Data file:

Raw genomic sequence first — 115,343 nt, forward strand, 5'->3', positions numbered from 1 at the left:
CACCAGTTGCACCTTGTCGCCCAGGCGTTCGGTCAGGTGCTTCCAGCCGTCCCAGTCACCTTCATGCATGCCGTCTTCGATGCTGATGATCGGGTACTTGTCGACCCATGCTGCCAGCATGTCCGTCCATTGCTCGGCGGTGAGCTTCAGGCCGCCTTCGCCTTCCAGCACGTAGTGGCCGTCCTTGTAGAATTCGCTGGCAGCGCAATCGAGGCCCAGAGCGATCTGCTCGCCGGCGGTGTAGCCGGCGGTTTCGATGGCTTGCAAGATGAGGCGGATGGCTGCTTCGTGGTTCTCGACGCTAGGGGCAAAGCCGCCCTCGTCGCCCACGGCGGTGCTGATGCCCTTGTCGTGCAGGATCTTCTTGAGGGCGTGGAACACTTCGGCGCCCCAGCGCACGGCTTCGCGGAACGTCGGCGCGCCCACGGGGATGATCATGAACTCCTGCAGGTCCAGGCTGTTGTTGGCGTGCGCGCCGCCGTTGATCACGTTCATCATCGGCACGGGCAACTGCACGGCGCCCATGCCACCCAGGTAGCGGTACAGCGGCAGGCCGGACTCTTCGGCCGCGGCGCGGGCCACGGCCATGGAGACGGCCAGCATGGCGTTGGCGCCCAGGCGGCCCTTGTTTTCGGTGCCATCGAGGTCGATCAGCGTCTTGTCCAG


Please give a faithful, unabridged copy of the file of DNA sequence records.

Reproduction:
Raw genomic sequence first — 115,343 nt, forward strand, 5'->3', positions numbered from 1 at the left:
CACCAGTTGCACCTTGTCGCCCAGGCGTTCGGTCAGGTGCTTCCAGCCGTCCCAGTCACCTTCATGCATGCCGTCTTCGATGCTGATGATCGGGTACTTGTCGACCCATGCTGCCAGCATGTCCGTCCATTGCTCGGCGGTGAGCTTCAGGCCGCCTTCGCCTTCCAGCACGTAGTGGCCGTCCTTGTAGAATTCGCTGGCAGCGCAATCGAGGCCCAGAGCGATCTGCTCGCCGGCGGTGTAGCCGGCGGTTTCGATGGCTTGCAAGATGAGGCGGATGGCTGCTTCGTGGTTCTCGACGCTAGGGGCAAAGCCGCCCTCGTCGCCCACGGCGGTGCTGATGCCCTTGTCGTGCAGGATCTTCTTGAGGGCGTGGAACACTTCGGCGCCCCAGCGCACGGCTTCGCGGAACGTCGGCGCGCCCACGGGGATGATCATGAACTCCTGCAGGTCCAGGCTGTTGTTGGCGTGCGCGCCGCCGTTGATCACGTTCATCATCGGCACGGGCAACTGCACGGCGCCCATGCCACCCAGGTAGCGGTACAGCGGCAGGCCGGACTCTTCGGCCGCGGCGCGGGCCACGGCCATGGAGACGGCCAGCATGGCGTTGGCGCCCAGGCGGCCCTTGTTTTCGGTGCCATCGAGGTCGATCAGCGTCTTGTCCAG